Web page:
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Cover page of the Journal of Health Sciences
Year : 2023  |  Volume : 16  |  Issue : 1  |  Page : 115-118

Adverse drug reactions to first-line antituberculosis drugs at four DOTS centers in Goa, India

1 Department of Pharmacology, Goa Medical College, Bambolim, Goa, India
2 Department of Community Medicine, Goa Medical College, Bambolim, Goa, India

Correspondence Address:
Dr. Ian Antao Pereira
Department of Pharmacology, Goa Medical College, Bambolim - 403 202, Goa
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Source of Support: None, Conflict of Interest: None

DOI: 10.4103/kleuhsj.kleuhsj_184_22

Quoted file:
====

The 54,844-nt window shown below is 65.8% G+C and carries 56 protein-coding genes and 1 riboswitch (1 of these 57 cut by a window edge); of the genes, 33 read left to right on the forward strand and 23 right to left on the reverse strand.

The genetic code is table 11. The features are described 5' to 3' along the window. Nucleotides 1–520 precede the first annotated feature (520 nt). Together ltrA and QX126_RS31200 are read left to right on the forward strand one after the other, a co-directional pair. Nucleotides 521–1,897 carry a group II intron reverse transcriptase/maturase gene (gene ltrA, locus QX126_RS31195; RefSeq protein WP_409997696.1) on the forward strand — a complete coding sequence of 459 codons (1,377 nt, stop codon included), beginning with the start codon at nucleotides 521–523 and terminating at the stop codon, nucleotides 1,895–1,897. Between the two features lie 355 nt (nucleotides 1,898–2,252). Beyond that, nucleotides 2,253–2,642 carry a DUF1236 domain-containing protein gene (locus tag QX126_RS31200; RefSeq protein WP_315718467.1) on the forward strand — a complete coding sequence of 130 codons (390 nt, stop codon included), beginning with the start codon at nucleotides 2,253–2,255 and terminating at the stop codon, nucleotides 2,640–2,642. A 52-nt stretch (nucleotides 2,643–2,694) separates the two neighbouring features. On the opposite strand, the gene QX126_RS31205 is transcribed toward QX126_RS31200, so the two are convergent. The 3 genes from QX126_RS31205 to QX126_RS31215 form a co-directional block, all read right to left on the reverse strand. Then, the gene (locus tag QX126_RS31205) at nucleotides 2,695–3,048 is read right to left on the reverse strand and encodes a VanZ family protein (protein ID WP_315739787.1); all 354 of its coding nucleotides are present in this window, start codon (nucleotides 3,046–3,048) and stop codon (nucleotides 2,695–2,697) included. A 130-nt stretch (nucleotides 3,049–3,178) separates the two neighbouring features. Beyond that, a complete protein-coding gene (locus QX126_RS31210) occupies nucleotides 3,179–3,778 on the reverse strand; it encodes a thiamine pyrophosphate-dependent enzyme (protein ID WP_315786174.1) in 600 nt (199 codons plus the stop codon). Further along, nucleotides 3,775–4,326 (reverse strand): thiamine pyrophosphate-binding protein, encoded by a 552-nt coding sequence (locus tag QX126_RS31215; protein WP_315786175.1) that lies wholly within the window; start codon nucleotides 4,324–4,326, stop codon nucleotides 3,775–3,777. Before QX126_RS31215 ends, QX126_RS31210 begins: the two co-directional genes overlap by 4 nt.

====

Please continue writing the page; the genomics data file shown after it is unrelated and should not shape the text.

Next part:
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BACKGROUND: Major adverse drug reactions (ADRs) can cause significant morbidity and can compromise the treatment regimen. This can result in substantial additional cost due to added outpatient visits to the health facility or laboratory investigations or hospitalization in serious instances. Treatment is often prolonged with additional challenge of compliance. Hence, there is a need to monitor and manage these ADRs timely for better patient care and outcome. This study was carried out with the objective of studying the pattern of ADRs due to first-line antitubercular drugs and to carry out the causality and severity assessment of the reported ADRs. METHODOLOGY: A prospective observational study was conducted at four DOTS centers. All tuberculosis (TB) patients registered and receiving treatment under DOTS were enrolled for the study and were followed up at regular intervals till the end of their treatment. Patients' demographic, personal, disease, investigation, and ADRs details were entered in a predesigned patient recording form. Causality assessment of all ADRs were done using Naranjo algorithm. Severity assessment was done using modified Hartwig and Siegel scale. The study was approved by the institutional ethics committee of the institute. Statistical analysis was conducted using IBM SPSS Statistics for Windows. RESULTS: Of 186 patients, 23 patients (12.26%) developed one or more ADRs. The average number of ADRs per person was 1.43. Majority of the ADRs were reported in the 20–40 years of age group and ADRs were more likely to be among females compared to males. There was no association between type of TB, site of TB, regimen of anti-TB drugs, treatment outcomes, and ADRs. Around 84.85% and 15.15% of ADRs were classified as of mild and moderate severity, respectively, as per modified Hartwig and Siegel scale, while, as per Naranjo algorithm, 72.73% of the ADRs were classified as probable and 27.27% of ADRs as possible. No ADRs were classified as definite. CONCLUSION: Thorough understanding of the various ADRs and their management will help in the effective treatment of TB as well as designing effective counseling methods, which will help in adherence to treatment and also to have better compliance.

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